When asked what one can do about stopping REDD+, Ruth brings a systemic critique. “Divestment can have an impact, but let’s be careful about focusing on the individual. Real system change comes from strong grassroots organizations.” Tom Goldtooth adds to this, “We have to organize. We have to mobilize our resistance. We have to be strategic.”

Energy Sovereignty

Similar to food sovereignty – where people have local control and can ensure sustainability of resources – energy sovereignty is a central theme here at the People’s Summit on Climate Change. Read more of this post

People’s Climate Activities were Historic… UN Climate Summit, Not So Much.

by Sha Grogan-Brown, Grassroots Global Justice

Ebulletin-banner-PCMYou probably heard this many times last week, but it’s worth saying again—the People’s Climate March on Sunday September 21, 2014 was a major historic event. It was historic because of the sheer numbers who came out to march (it’s being called the largest climate march in history, with estimates around 400,000 people in the streets of New York City). It was historic because the participants and leaders of the march reflected the voices and bodies of the people on the frontlines of the crisis, who are most impacted by climate change and the economic crisis. It was historic because of the way that the grassroots organizing sector and climate policy organizations came together to collaborate in the planning of the march, and laid the groundwork for strengthened relationships and a broader united movement for climate justice.

In the days following the march, people took action to continue pressuring the United Nations and global leaders to take real community-led action on Climate Change. Read more of this post

What does environmental justice have to do with tenant organizing?

by John Tieu: CAAAV Organizing Asian Communities

Jeff Lau of CAAAV takes in the view of the Chevron refinery in Richmond CA. Photo by Ryan Sin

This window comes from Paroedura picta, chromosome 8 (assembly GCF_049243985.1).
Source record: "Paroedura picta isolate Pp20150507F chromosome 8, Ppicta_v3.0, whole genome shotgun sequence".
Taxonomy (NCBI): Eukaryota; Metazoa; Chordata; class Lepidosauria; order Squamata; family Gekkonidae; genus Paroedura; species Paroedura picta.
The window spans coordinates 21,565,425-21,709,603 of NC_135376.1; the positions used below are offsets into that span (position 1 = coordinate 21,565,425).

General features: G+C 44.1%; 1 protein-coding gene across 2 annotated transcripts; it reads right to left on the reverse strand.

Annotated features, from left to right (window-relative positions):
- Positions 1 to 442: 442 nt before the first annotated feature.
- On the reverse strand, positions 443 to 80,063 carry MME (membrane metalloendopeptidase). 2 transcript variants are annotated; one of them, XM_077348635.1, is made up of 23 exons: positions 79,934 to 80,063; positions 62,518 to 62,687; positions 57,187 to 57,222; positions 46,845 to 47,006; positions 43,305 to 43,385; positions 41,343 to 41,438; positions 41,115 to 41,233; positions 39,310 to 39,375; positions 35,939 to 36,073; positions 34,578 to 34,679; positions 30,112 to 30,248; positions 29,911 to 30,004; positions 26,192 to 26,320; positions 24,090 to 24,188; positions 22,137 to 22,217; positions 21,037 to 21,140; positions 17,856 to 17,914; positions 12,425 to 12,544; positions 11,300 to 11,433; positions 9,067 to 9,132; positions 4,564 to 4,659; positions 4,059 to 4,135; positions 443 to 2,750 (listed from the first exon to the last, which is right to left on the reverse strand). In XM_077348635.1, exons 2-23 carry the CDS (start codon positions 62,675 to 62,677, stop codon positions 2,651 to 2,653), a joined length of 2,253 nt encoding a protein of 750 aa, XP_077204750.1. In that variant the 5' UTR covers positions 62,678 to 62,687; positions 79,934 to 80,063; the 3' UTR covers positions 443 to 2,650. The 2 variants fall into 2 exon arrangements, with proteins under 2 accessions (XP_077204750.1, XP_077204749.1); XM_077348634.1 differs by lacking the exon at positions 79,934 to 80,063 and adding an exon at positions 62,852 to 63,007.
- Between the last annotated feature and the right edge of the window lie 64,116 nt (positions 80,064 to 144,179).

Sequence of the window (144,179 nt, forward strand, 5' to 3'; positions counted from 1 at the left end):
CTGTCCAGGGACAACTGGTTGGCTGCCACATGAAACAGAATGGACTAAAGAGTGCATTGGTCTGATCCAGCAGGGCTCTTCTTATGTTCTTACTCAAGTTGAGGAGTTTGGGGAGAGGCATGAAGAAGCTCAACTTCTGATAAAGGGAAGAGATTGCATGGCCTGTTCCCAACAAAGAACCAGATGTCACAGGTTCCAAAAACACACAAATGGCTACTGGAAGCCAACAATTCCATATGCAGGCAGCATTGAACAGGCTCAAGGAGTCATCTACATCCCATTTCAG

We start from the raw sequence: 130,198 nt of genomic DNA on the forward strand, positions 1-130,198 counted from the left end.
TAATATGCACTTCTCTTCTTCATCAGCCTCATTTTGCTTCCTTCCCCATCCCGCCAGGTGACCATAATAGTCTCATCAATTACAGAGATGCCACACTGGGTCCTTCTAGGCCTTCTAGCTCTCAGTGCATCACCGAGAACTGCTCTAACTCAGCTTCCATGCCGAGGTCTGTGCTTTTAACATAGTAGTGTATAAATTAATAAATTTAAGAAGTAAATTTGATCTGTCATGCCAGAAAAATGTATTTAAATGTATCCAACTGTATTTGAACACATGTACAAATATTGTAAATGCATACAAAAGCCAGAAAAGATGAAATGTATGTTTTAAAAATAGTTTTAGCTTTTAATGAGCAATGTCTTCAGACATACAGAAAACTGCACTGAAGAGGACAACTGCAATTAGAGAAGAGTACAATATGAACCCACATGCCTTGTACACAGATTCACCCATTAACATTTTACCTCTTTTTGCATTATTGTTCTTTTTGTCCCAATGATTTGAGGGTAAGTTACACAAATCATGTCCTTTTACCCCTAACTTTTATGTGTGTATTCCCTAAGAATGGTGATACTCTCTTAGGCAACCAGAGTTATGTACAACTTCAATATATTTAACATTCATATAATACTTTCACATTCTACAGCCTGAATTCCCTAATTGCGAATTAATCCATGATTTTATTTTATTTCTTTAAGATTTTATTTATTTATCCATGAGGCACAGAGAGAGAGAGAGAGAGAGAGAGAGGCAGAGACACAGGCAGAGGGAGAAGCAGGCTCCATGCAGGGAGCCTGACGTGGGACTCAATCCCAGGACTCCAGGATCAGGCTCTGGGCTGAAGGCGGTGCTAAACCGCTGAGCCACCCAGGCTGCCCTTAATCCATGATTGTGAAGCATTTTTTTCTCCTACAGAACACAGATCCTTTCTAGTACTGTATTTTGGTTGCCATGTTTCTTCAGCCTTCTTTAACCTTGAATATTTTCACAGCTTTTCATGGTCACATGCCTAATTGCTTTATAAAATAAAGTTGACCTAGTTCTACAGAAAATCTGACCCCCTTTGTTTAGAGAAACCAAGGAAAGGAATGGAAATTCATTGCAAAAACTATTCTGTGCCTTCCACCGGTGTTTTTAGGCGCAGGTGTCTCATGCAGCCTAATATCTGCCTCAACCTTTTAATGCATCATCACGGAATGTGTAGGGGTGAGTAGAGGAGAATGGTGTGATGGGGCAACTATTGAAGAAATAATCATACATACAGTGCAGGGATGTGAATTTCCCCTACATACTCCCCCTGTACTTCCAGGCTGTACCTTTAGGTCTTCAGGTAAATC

Jeff Lau of CAAAV takes in the view of the Chevron refinery in Richmond CA. Photo by Ryan Sin

The Our Power National Convening kicked off on August 6th, 2014 in Richmond CA, a diverse city that houses the Chevron Richmond refinery. This refinery is also one of the larger greenhouse gas emitting factories in the nation. The city itself is an example of what happens when capitalism’s method of exploiting the working class, extracting their profit, and commodifying our environment reaches a peak. An alarming number of people in Richmond have suffered, and are currently suffering from breathing issues such as asthma due to the city’s harmful air. Crime has been consistently high, and disinvestment in the city is affecting urban space. The refinery itself, which provides jobs to a sizeable amount of the population in Richmond, is also a highly unstable and dangerous work environment.

Our Power participants hold a vigil for Richmond residents impacted by the 2012 Chevron explosions. Photo by Shadia Fayne Wood

Our Power participants hold a vigil for Richmond residents impacted by the 2012 Chevron explosions. Photo by Shadia Fayne Wood

At a community vigil on August 6th, participants of the convening learned about and paid tribute to the victims of an explosion that happened at the refinery two years ago in 2012, sending 15,000 to seek treatment.

The city’s population itself is constantly being reminded of their struggles with bombardments of smoke plumes and advertisements from Chevron citing modernization and expansion as positive changes. I’ve never seen or experienced any neighborhood like it on the east coast. A resident in the city of Richmond seems to have almost every aspect of their life permeated by the Chevron corporation, as it seems to always and constantly be in the collective conscience of the neighborhood. As an intern who did not have any background in environmental studies, did not focus on issues in my own neighborhood that dealt with clean air and energy issues, and did not ever have to live in the shadow of a massive refinery, I wasn’t really sure what to expect. I became involved with CAAAV: Organizing Asian Communities this past summer, and had dealt with multiple issues ranging from organizing tenants in Chinatown, to doorknocking in NYCHA owned complexes, to putting on a screening of Delano Manongs, a film about the Filipino Farm Workers movement. While all somewhat varied in its subject, the projects had no readily apparent connections to the themes of the convening, which were mostly based on environmental and climate justice. Throughout the event I struggled to understand my place, as well as CAAAV’s place in the fight for a just transition into a new economic system, when there hasn’t been a direct connection of organization’s work focused on these issues. It had taken the majority of the conference to understand why Grassroots Global Justice would want to send Jeff (a fellow member) and I here to Richmond… Read more of this post